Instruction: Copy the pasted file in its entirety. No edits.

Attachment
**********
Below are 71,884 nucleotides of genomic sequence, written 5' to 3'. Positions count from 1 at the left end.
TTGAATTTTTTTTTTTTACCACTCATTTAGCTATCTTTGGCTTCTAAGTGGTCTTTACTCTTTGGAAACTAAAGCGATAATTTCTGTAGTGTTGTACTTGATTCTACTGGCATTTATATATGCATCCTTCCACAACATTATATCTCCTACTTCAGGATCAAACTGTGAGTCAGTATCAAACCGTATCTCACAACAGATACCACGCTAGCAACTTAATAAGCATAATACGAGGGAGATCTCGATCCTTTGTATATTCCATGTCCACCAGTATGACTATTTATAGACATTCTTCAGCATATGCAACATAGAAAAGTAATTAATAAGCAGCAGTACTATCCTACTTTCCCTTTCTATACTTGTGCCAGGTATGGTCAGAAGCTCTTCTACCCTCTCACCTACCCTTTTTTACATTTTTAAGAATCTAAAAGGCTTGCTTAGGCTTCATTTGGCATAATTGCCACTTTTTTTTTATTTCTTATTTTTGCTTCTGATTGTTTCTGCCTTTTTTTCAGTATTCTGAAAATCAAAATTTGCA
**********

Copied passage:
Below are 71,884 nucleotides of genomic sequence, written 5' to 3'. Positions count from 1 at the left end.
TTGAATTTTTTTTTTTTACCACTCATTTAGCTATCTTTGGCTTCTAAGTGGTCTTTACTCTTTGGAAACTAAAGCGATAATTTCTGTAGTGTTGTACTTGATTCTACTGGCATTTATATATGCATCCTTCCACAACATTATATCTCCTACTTCAGGATCAAACTGTGAGTCAGTATCAAACCGTATCTCACAACAGATACCACGCTAGCAACTTAATAAGCATAATACGAGGGAGATCTCGATCCTTTGTATATTCCATGTCCACCAGTATGACTATTTATAGACATTCTTCAGCATATGCAACATAGAAAAGTAATTAATAAGCAGCAGTACTATCCTACTTTCCCTTTCTATACTTGTGCCAGGTATGGTCAGAAGCTCTTCTACCCTCTCACCTACCCTTTTTTACATTTTTAAGAATCTAAAAGGCTTGCTTAGGCTTCATTTGGCATAATTGCCACTTTTTTTTTATTTCTTATTTTTGCTTCTGATTGTTTCTGCCTTTTTTTCAGTATTCTGAAAATCAAAATTTGCA